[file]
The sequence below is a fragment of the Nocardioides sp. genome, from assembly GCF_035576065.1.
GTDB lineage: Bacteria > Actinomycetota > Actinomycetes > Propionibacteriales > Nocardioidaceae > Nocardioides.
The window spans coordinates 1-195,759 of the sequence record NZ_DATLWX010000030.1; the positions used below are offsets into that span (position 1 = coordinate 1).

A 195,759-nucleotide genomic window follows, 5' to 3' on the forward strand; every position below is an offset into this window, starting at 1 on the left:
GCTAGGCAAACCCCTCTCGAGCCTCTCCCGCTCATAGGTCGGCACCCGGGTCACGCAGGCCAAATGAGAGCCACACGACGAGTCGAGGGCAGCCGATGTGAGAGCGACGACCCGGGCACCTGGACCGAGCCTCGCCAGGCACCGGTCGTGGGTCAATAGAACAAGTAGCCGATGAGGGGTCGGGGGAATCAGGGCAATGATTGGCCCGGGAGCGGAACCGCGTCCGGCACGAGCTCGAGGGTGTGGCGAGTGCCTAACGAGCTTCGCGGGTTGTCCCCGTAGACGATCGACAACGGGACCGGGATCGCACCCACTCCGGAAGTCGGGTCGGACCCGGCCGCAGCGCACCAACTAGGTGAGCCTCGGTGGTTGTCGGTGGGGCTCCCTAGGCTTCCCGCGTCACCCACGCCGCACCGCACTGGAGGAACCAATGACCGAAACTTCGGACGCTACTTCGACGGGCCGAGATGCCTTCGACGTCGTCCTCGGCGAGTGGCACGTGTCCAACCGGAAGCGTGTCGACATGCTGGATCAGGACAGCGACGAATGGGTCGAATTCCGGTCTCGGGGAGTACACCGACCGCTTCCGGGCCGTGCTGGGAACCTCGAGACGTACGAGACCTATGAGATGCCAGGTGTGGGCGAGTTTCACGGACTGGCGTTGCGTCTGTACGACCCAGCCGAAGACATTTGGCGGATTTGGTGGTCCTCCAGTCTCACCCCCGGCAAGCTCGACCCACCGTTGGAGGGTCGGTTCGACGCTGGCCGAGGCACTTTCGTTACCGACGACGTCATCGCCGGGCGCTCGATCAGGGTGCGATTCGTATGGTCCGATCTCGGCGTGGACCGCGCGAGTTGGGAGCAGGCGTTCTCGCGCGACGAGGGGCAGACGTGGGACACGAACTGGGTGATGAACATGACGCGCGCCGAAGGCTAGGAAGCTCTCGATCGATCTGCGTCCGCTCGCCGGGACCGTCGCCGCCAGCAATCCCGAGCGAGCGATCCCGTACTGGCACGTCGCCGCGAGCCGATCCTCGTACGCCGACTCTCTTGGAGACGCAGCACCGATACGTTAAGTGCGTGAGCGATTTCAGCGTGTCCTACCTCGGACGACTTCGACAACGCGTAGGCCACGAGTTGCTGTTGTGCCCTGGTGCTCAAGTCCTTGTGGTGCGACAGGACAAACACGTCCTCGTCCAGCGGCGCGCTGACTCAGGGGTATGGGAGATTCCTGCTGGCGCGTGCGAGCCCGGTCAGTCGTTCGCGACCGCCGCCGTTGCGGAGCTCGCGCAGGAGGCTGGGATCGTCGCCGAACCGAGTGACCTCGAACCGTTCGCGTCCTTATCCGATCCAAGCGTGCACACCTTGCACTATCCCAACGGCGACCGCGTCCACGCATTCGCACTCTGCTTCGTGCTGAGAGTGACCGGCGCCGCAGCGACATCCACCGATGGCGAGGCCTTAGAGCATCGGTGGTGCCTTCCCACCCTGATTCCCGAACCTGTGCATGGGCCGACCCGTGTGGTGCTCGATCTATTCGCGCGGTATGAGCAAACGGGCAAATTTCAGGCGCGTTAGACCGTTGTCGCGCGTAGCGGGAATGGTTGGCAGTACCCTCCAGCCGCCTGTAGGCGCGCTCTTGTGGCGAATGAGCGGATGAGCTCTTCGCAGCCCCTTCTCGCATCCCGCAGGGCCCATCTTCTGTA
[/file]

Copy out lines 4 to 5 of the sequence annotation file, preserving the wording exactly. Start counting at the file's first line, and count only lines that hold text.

A 195,759-nucleotide genomic window follows, 5' to 3' on the forward strand; every position below is an offset into this window, starting at 1 on the left:
GCTAGGCAAACCCCTCTCGAGCCTCTCCCGCTCATAGGTCGGCACCCGGGTCACGCAGGCCAAATGAGAGCCACACGACGAGTCGAGGGCAGCCGATGTGAGAGCGACGACCCGGGCACCTGGACCGAGCCTCGCCAGGCACCGGTCGTGGGTCAATAGAACAAGTAGCCGATGAGGGGTCGGGGGAATCAGGGCAATGATTGGCCCGGGAGCGGAACCGCGTCCGGCACGAGCTCGAGGGTGTGGCGAGTGCCTAACGAGCTTCGCGGGTTGTCCCCGTAGACGATCGACAACGGGACCGGGATCGCACCCACTCCGGAAGTCGGGTCGGACCCGGCCGCAGCGCACCAACTAGGTGAGCCTCGGTGGTTGTCGGTGGGGCTCCCTAGGCTTCCCGCGTCACCCACGCCGCACCGCACTGGAGGAACCAATGACCGAAACTTCGGACGCTACTTCGACGGGCCGAGATGCCTTCGACGTCGTCCTCGGCGAGTGGCACGTGTCCAACCGGAAGCGTGTCGACATGCTGGATCAGGACAGCGACGAATGGGTCGAATTCCGGTCTCGGGGAGTACACCGACCGCTTCCGGGCCGTGCTGGGAACCTCGAGACGTACGAGACCTATGAGATGCCAGGTGTGGGCGAGTTTCACGGACTGGCGTTGCGTCTGTACGACCCAGCCGAAGACATTTGGCGGATTTGGTGGTCCTCCAGTCTCACCCCCGGCAAGCTCGACCCACCGTTGGAGGGTCGGTTCGACGCTGGCCGAGGCACTTTCGTTACCGACGACGTCATCGCCGGGCGCTCGATCAGGGTGCGATTCGTATGGTCCGATCTCGGCGTGGACCGCGCGAGTTGGGAGCAGGCGTTCTCGCGCGACGAGGGGCAGACGTGGGACACGAACTGGGTGATGAACATGACGCGCGCCGAAGGCTAGGAAGCTCTCGATCGATCTGCGTCCGCTCGCCGGGACCGTCGCCGCCAGCAATCCCGAGCGAGCGATCCCGTACTGGCACGTCGCCGCGAGCCGATCCTCGTACGCCGACTCTCTTGGAGACGCAGCACCGATACGTTAAGTGCGTGAGCGATTTCAGCGTGTCCTACCTCGGACGACTTCGACAACGCGTAGGCCACGAGTTGCTGTTGTGCCCTGGTGCTCAAGTCCTTGTGGTGCGACAGGACAAACACGTCCTCGTCCAGCGGCGCGCTGACTCAGGGGTATGGGAGATTCCTGCTGGCGCGTGCGAGCCCGGTCAGTCGTTCGCGACCGCCGCCGTTGCGGAGCTCGCGCAGGAGGCTGGGATCGTCGCCGAACCGAGTGACCTCGAACCGTTCGCGTCCTTATCCGATCCAAGCGTGCACACCTTGCACTATCCCAACGGCGACCGCGTCCACGCATTCGCACTCTGCTTCGTGCTGAGAGTGACCGGCGCCGCAGCGACATCCACCGATGGCGAGGCCTTAGAGCATCGGTGGTGCCTTCCCACCCTGATTCCCGAACCTGTGCATGGGCCGACCCGTGTGGTGCTCGATCTATTCGCGCGGTATGAGCAAACGGGCAAATTTCAGGCGCGTTAGACCGTTGTCGCGCGTAGCGGGAATGGTTGGCAGTACCCTCCAGCCGCCTGTAGGCGCGCTCTTGTGGCGAATGAGCGGATGAGCTCTTCGCAGCCCCTTCTCGCATCCCGCAGGGCCCATCTTCTGTA